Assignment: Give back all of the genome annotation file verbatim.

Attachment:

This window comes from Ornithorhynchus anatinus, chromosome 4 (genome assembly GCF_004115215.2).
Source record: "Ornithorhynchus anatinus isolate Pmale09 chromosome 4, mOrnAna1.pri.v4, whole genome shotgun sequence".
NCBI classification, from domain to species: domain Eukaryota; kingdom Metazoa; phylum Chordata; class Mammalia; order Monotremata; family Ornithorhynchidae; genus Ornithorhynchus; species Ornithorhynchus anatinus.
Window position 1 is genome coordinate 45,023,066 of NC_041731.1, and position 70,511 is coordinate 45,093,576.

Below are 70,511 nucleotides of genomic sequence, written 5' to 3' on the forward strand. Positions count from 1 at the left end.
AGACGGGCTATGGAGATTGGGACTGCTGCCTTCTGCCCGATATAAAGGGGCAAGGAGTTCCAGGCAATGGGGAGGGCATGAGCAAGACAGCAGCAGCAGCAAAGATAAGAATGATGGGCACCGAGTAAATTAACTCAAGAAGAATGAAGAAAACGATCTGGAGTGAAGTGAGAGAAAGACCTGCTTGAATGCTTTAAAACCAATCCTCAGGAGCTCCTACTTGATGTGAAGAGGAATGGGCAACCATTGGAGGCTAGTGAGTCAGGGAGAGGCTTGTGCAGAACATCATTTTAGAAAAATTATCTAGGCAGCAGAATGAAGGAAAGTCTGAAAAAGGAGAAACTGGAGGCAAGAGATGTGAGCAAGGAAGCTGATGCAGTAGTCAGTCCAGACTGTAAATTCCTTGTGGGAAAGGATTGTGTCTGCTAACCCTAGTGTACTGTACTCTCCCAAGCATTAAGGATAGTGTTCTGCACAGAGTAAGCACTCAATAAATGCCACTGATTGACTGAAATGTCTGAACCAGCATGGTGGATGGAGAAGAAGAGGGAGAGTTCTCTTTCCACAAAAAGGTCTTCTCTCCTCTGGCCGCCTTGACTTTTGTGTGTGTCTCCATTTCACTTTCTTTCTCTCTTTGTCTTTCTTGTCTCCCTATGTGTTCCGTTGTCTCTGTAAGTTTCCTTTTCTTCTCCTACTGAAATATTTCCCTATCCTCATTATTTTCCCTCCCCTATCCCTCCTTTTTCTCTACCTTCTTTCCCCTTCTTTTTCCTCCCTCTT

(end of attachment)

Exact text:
This window comes from Ornithorhynchus anatinus, chromosome 4 (genome assembly GCF_004115215.2).
Source record: "Ornithorhynchus anatinus isolate Pmale09 chromosome 4, mOrnAna1.pri.v4, whole genome shotgun sequence".
NCBI classification, from domain to species: domain Eukaryota; kingdom Metazoa; phylum Chordata; class Mammalia; order Monotremata; family Ornithorhynchidae; genus Ornithorhynchus; species Ornithorhynchus anatinus.
Window position 1 is genome coordinate 45,023,066 of NC_041731.1, and position 70,511 is coordinate 45,093,576.

Below are 70,511 nucleotides of genomic sequence, written 5' to 3' on the forward strand. Positions count from 1 at the left end.
AGACGGGCTATGGAGATTGGGACTGCTGCCTTCTGCCCGATATAAAGGGGCAAGGAGTTCCAGGCAATGGGGAGGGCATGAGCAAGACAGCAGCAGCAGCAAAGATAAGAATGATGGGCACCGAGTAAATTAACTCAAGAAGAATGAAGAAAACGATCTGGAGTGAAGTGAGAGAAAGACCTGCTTGAATGCTTTAAAACCAATCCTCAGGAGCTCCTACTTGATGTGAAGAGGAATGGGCAACCATTGGAGGCTAGTGAGTCAGGGAGAGGCTTGTGCAGAACATCATTTTAGAAAAATTATCTAGGCAGCAGAATGAAGGAAAGTCTGAAAAAGGAGAAACTGGAGGCAAGAGATGTGAGCAAGGAAGCTGATGCAGTAGTCAGTCCAGACTGTAAATTCCTTGTGGGAAAGGATTGTGTCTGCTAACCCTAGTGTACTGTACTCTCCCAAGCATTAAGGATAGTGTTCTGCACAGAGTAAGCACTCAATAAATGCCACTGATTGACTGAAATGTCTGAACCAGCATGGTGGATGGAGAAGAAGAGGGAGAGTTCTCTTTCCACAAAAAGGTCTTCTCTCCTCTGGCCGCCTTGACTTTTGTGTGTGTCTCCATTTCACTTTCTTTCTCTCTTTGTCTTTCTTGTCTCCCTATGTGTTCCGTTGTCTCTGTAAGTTTCCTTTTCTTCTCCTACTGAAATATTTCCCTATCCTCATTATTTTCCCTCCCCTATCCCTCCTTTTTCTCTACCTTCTTTCCCCTTCTTTTTCCTCCCTCTT